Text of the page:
OpenType Enchancement John Hudson

There’s a lot of rivalry in the technology world, and for good reason – it’s competitive. However, some of the best innovations come when companies combine their resources, and on Thursday, Microsoft proved that.

The Redmond giant brought together Adobe, Apple, and Google to create “the biggest enhancement to OpenType since the specification was first released nineteen years ago.”

OpenType Font Variations

You may not be inwardly familiar with OpenType, but you’ve likely used it at one point or another. The font format builds on its predecessor TrueType, adding smartfont options that enhance language and typographic capabilities.

Microsoft has extended those capabilities today with the introduction of Font Variations. In essence, the feature allows designers to have all the power of a full-fledged font family in a single file.

This means there’s no longer a need for a separate bold, italic, semi-bold and condensed file. Instead, Microsoft does the work for you. The new variable font file stands on its own, supporting all of the options above.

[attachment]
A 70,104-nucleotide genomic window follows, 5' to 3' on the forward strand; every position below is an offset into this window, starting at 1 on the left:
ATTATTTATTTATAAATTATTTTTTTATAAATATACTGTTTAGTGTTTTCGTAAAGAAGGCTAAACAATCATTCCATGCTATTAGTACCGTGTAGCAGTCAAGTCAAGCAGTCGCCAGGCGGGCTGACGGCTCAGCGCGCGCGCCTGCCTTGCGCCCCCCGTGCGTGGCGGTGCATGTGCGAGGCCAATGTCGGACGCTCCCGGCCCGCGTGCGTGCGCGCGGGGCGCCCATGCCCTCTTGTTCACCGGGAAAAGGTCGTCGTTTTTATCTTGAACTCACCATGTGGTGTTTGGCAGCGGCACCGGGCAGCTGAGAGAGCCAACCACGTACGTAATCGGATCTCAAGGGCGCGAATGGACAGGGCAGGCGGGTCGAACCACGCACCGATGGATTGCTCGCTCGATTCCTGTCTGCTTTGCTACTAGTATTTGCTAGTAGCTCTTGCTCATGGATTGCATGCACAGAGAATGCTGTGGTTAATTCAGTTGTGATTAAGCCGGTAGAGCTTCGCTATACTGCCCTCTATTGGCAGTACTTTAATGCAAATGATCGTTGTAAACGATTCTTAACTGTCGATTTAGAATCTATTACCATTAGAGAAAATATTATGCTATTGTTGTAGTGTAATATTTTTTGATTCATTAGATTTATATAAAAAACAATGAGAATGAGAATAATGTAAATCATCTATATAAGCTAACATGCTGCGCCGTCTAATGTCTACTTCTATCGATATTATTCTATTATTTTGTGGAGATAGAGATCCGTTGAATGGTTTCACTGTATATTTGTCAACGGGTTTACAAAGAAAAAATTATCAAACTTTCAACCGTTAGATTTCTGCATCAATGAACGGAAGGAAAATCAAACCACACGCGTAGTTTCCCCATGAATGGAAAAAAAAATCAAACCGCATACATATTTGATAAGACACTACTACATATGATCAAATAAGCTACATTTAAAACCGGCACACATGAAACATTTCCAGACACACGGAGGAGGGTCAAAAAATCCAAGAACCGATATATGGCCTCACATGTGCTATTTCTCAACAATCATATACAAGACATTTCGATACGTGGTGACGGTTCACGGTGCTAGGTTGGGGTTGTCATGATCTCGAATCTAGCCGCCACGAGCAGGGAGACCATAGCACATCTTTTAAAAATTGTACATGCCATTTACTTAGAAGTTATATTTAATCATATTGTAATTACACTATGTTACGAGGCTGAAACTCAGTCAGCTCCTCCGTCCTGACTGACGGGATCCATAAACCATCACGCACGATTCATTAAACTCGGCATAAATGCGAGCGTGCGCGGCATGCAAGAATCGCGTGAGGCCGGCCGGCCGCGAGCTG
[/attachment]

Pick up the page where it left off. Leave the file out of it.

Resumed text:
Furthermore, it can generate much more subtle differences than previously available. Semi-bold too bold for you? There’s now a semi-semi bold variety. Each style has smaller increments between each variation, and this can help things tremendously.

Application for Designers

It doesn’t take much thinking to realize that this could be a game-changer for designers. Web developers, for example, can make small adjustments so that a heading fits its bounding box correctly. Apps can adjust fonts based on resolution, making great looking typography on any device.

Furthermore, typesetters can ensure that text fits on a page without ugly widows or orphans. Rather than having to adjust leading or spacing, they can utilize almost unnoticeable changes in the font itself.

It has the potential to improve design across the board and create a new wave of typography. Unfortunately, the feature won’t be available straight away. There’s some limited functionality in Windows 10 Anniversary, but the rest will be in the coming month’s Insider builds.

You can keep up to date with those by subscribing to our newsletter. It’s also worth reading the blog post of type designer John Hudson for more detail.